Ohio woman's home filled with wild animals for years while she lived there

86-year-old woman said hoarding led to infestation
Posted at 11:01 AM, Nov 03, 2016

For the past three years, an 86-year-old Akron woman lived with more than 30 wild animals in her home, unsure how to get rid of them and where to turn for help. 

"They chewed a hole in the wall and got through," said Jeanine who did not want her last name used. "It was bad."

She said the problem was only exacerbated by her late husband who became a compulsive hoarder in his late stages of Alzheimer's disease. He died two years ago.

"He stacked the house up," said Jeanine. "It was a mess."

Dozens of raccoons and opossums took over Jeanine's entire second floor and part of her first floor, crawling into unsealed areas of her home, which sits adjacent to a wooded area. To protect herself and her husband at the time, she barricaded the doors to keep the animals away.

"They [the animals] would drop things on the floor, and they would roll like marbles if they found something they could roll," recalled Jeanine about the sounds she would hear. "I figured somehow or other I was going to have to have some kind of help."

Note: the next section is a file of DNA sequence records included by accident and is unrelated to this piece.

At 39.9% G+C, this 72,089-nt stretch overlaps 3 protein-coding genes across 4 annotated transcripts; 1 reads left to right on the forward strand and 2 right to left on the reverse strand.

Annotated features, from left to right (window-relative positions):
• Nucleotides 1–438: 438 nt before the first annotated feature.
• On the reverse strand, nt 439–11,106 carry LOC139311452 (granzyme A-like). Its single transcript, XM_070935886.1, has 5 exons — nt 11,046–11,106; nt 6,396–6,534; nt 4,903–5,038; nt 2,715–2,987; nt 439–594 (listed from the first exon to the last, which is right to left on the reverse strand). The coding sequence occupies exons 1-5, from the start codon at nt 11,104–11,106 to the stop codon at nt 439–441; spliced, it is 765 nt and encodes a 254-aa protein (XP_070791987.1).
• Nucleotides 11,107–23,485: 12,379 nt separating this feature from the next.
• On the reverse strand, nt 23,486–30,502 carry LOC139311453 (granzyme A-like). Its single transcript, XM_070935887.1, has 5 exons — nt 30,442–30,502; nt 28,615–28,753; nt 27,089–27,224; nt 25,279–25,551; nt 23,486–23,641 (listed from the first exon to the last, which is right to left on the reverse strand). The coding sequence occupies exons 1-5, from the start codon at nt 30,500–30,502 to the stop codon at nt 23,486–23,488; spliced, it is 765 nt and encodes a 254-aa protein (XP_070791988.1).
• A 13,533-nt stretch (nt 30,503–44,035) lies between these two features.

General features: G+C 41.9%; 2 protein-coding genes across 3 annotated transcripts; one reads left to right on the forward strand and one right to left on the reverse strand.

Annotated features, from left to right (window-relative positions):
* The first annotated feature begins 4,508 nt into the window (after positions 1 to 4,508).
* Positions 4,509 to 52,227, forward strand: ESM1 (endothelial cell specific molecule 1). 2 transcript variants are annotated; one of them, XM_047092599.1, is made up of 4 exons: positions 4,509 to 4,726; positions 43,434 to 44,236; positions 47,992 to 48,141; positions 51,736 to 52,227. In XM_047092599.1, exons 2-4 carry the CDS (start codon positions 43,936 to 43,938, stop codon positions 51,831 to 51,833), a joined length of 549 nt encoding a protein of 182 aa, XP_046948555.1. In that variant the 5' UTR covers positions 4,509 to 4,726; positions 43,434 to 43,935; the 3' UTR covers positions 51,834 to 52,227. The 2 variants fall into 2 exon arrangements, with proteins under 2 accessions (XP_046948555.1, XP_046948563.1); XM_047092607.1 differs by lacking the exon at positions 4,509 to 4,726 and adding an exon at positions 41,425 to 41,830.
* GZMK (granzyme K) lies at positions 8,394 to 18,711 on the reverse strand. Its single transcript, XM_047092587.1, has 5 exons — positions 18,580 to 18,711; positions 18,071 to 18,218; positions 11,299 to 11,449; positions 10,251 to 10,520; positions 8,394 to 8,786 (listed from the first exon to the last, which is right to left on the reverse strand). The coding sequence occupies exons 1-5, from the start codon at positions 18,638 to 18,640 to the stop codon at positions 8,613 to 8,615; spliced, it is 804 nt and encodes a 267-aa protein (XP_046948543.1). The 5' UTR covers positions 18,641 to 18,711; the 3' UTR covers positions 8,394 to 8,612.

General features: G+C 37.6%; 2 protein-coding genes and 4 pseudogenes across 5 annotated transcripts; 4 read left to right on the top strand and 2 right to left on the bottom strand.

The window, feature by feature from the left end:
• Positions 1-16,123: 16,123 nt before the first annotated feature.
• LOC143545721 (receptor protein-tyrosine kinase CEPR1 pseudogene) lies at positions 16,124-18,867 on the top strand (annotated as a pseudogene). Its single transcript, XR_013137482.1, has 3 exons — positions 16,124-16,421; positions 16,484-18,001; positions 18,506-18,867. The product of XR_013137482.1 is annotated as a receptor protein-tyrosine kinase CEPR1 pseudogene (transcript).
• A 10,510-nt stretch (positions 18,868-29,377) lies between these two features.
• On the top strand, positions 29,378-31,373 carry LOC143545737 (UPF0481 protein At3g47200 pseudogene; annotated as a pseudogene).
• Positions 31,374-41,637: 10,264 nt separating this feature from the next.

It wasn't until a neighbor called the local health department that Jeanine got the help she needed. That's when Adult Protective Services of Summit County (Ohio) stepped in.

"In my 22 years of law enforcement, I had never seen anything like it," said Michelle Porter, a detective with the Summit County Sheriff's Office. Porter first visited Jeanine once county officials were made aware of the situation. "It was horrific."

The situation was so bad that Porter moved Jeanine out of her house in May, as animal control workers trapped 25 live raccoons, eight opossums and one feral cat between the first and second floors. They also found at least seven dead raccoons. 

"Once we got so far in and realized that there were also deceased animals in there, we had to bring in Hazmat crews," added Porter.

For five months, county officials and volunteers cleaned up Jeanine's house, which she said her husband built in 1969. It was her hope to return, and in late September, she did.

"I got all of the help I needed," she said. "It looks a lot better!"